> > himself --
> >
> > I read the recent comments on F-minor, and I thought I might be able to
> > make some helpful comments on a couple of points:
> >
> > = Yes, WHRA (which is based in Canada) is a “sub-label” of Music & 
> Arts,
> > and I also can’t find anything about it on the Music & Arts website. I
> > think the reason is legal: M&A is based in the USA, and these Gould
> > releases cannot legally be sold there—they rely on public-domain laws
> > that make them legal in Canada (and almost everywhere else in the 
> world)
> > but not (yet) in the USA. The confusion is partly my own fault, since I
> > constantly referred to them as “the new Music & Arts CDs”, because I
> > have a long-standing relationship with M&A and its founder, and because
> > that is who I was dealing with then the CDs were being put together.
> > Anyway, fortunately the new GG CDs are being properly sold and promoted
> > and reviewed as “WHRA” releases, and are shown on WHRA’s own website:
> > http://whra.audiophile.ca/en/
> >
> > = It is not exactly correct that “the Music and Arts live recordings
> > were banned from further distribution by Sony”. In the early 1990s, 
> when
> > its own GG Edition was about to be released, Sony did send a
> > cease-and-desist letter to M&A, wanting their Gould recordings
> > discontinued, but actually the laws in question were on M&A’s side, as
> > both parties well knew. (It had to do with what country M&A was
> > registered in and things like that—their Gould CDs were legal, anyway.)
> > It was a classic case of a big corporation threatening a small company,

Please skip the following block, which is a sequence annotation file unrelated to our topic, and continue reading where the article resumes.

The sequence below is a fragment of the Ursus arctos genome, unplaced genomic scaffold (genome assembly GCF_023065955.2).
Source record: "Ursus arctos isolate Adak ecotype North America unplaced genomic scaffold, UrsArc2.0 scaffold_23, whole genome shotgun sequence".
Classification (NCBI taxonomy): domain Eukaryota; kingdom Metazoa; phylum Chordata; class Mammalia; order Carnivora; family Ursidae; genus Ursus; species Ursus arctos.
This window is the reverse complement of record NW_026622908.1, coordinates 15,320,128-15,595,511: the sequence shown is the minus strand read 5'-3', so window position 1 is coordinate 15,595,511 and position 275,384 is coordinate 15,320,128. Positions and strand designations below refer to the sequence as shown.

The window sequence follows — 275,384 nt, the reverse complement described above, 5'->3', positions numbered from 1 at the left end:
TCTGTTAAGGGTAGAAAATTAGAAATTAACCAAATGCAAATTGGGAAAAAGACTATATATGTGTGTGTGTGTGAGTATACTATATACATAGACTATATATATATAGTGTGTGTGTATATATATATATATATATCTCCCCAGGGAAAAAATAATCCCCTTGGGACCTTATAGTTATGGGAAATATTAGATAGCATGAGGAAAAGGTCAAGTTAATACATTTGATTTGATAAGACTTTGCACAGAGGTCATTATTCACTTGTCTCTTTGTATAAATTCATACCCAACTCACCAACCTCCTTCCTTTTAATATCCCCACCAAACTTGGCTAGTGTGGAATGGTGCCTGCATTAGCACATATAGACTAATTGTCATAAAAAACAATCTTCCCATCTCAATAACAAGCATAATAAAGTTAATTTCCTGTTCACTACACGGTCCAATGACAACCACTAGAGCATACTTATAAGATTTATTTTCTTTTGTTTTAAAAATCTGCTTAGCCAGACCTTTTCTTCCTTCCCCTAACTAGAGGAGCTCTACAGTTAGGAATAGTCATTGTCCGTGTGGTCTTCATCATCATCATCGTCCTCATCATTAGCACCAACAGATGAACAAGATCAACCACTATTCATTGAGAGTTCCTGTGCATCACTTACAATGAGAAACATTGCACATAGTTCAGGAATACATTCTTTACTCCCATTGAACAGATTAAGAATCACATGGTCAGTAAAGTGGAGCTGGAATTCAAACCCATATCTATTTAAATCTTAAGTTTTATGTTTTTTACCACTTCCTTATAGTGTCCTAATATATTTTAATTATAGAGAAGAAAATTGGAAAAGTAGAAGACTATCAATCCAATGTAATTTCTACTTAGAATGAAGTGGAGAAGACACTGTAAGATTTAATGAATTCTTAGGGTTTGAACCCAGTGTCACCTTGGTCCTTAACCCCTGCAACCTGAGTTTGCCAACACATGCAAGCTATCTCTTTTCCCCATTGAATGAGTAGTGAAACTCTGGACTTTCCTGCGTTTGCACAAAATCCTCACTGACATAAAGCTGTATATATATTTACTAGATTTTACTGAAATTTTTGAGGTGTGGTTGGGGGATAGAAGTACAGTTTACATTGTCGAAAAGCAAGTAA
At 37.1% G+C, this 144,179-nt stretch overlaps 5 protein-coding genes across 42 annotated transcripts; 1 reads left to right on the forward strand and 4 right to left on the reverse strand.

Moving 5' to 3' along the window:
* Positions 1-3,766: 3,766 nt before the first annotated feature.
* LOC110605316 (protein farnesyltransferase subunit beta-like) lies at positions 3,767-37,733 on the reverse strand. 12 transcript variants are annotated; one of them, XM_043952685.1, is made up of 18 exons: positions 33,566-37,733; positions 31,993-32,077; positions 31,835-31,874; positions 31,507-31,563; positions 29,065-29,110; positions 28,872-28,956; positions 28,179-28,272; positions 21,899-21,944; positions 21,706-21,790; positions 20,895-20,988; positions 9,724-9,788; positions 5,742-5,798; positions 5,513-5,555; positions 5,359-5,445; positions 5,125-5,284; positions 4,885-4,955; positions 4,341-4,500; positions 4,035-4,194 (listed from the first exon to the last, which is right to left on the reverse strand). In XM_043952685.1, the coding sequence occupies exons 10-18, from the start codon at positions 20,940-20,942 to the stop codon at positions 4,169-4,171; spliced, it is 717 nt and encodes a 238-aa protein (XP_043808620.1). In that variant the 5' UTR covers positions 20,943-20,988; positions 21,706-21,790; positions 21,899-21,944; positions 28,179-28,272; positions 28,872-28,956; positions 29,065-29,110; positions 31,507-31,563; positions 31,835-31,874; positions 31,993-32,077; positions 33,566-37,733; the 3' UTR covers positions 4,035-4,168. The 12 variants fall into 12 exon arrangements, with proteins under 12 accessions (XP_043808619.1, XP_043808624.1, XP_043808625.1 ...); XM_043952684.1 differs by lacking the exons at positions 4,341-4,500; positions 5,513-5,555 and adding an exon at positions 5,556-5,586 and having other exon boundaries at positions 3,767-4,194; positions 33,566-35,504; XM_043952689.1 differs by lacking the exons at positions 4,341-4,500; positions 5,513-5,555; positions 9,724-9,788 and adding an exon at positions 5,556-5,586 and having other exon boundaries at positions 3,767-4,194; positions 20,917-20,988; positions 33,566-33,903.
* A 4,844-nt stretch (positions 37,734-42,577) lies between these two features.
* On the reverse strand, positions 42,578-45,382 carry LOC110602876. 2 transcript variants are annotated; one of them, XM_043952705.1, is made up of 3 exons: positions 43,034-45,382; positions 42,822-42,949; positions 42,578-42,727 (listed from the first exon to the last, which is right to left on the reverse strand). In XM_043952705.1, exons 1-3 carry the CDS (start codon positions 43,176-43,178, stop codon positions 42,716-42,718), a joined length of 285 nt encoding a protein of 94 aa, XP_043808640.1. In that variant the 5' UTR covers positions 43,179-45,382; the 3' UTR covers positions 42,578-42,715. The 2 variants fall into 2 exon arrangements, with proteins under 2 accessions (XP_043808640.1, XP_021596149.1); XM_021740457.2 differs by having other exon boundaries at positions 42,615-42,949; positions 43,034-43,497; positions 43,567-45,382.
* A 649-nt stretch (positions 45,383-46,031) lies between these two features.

> > with the small company legally in the right but (quite understandably)
> > reluctant to expend enormous financial resources fighting the matter in
> > court. (M&A’s founder told me at the time that there had been such a
> > case fought between a small label and a major label in Europe, over a
> > similar matter, and the small label had decided to fight—and won. At 
> the
> > time, I was told that the matter had never really been tested in this
> > way in an American court, since it inevitably involves an unequal
> > big-company/small-company fight.) So M&A’s GG releases were not
> > technically banned; they were “willingly” withdrawn, under a threat 
> that
> > was toothless but could only be fought at prohibitive expense. It was
> > all done in a “friendly” manner—the head of M&A and the person
> > representing Sony were old acquaintances—but the implicit threat was 
> there.
> >
> > = Incidentally, a few things in the WHRA box set did previously appear
> > on M&A CDs (and other labels) in the 1980s/90s, including the Bach
> > F-minor concerto and the Weber Konzerstück. But most of the items in 
> the